*number of atoms in your hunk of metal

Edited by tofof
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On 9/18/2019 at 7:54 PM, tofof said:

Game version: LU-366134

Confirmed, seeing exact same behavior in gas.  Dying in gas is -29% and is much faster than 'dying off' which seems to be a fixed -3/s rather than the -367% it is supposed to be.

video has been increased to 20x speed

A decay rate of 367% per cycle, as worked before, naturally means that you reach 100% dead in less than a cycle. The most obvious interpretation is that it means you hit all dead at 600/3.67 = 163s, about a quarter cycle.  That half-life, then, is approximately 6 seconds or 0.01 cycles.

When a half-life is being used, or equivalently a percentage dying per unit of time, the number of deaths per second is an exponentially decaying curve. This is reflected in the e^-t (or 0.5^t/thalf) term in the half life equations. In contrast, a fixed death rate is linear: a graph of population vs time is simply a straight line, with a negative slope equal to the death rate (i.e. 3 deaths/second is simply a slope of -3).

This change has other weird effects - you can take 2000 kg of gas in a single tile, with say 18000 germs and 10 cycles to die off at -3/s --- and let it expand into a 10x10 room, and now your die-off rate is, in aggregate, -300/s and you're germ-free in a tenth of a cycle. In fact, spreading a gas or liquid into a bunch of very low-volume tiles is about the only way to get them clean of germs now that this absurdly slow rate is introduced. Of course, for food, that's not even an option.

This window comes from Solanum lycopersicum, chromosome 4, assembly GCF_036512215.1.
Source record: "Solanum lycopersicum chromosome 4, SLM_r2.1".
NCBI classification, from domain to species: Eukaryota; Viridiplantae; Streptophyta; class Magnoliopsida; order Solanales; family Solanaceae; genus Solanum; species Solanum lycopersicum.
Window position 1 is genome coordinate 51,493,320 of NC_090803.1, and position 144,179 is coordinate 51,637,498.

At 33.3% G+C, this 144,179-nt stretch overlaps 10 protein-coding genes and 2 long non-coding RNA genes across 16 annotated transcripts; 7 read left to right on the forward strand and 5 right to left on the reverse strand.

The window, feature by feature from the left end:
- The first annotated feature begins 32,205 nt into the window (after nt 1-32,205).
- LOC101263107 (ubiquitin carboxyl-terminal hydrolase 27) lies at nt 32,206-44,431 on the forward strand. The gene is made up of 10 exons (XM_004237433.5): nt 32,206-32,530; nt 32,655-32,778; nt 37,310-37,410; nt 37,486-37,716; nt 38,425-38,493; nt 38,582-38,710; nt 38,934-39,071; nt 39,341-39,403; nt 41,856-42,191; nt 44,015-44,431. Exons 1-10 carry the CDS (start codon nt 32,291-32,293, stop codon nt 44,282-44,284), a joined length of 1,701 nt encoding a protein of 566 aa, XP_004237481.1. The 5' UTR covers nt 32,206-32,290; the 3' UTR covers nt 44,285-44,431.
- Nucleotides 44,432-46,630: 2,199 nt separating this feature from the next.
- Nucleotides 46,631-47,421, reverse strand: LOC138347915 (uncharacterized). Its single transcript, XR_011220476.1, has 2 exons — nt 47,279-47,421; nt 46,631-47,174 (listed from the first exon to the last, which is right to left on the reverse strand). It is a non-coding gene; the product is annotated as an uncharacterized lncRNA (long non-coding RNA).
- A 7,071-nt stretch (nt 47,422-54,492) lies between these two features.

I'm certain this change was unintentional and you should restore the -367%/cycle rate for 'dying off'.
----
If, however, this change was intentional:

Then you still have a bug. In that case, it is wrong to report any half-life whatsoever once the 'dying off' state is reached, since the state is governed by linear, i.e. not exponential, decay. When quantities decrease following a half-life, the half-life itself remains constant, while the decay rate itself changes in proportion to the remaining population. Instead, you're now holding the decay rate constant at -3, which means the time to cut the population in half constantly changes, which means there is no actual half-life value to report.

And indeed, I have a square of gas with 18,000 germs with a fixed death rate of 3 per second -- that's 1800 per cycle, or 10 cycles to complete death or 5 to reach 9000 germs remaining. The game is unsurprisingly reporting an incorrect 'half-life' time of 7.8 cycles at this instant, though it is constantly decreasing. Critically, it would still be incorrect if the game was reporting a "5 cycle half-life" -- because after a single half life, the time for the population to be halved again would then be only 2.5 cycles, and then 1.25, etc.

The fact that the calculated half-life constantly decreases is simply further evidence of why it's wrong. If the time to halve the population constantly changes, then you don't have half-lifes at all. That's the meaning of the term, and is why the answer to "what's the half-life of plutonium 241" is "14.4 years," not "it depends on what the population* is right now."

*number of atoms in your hunk of metal

This verification is amazingly detailed, good work.

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I can confirm this with slimelung "Dying off" in Chlorene.

Furthermore, they "Dying off" effect due to low germ count completely stops dying off at any reasonable rate around 200 germs or so.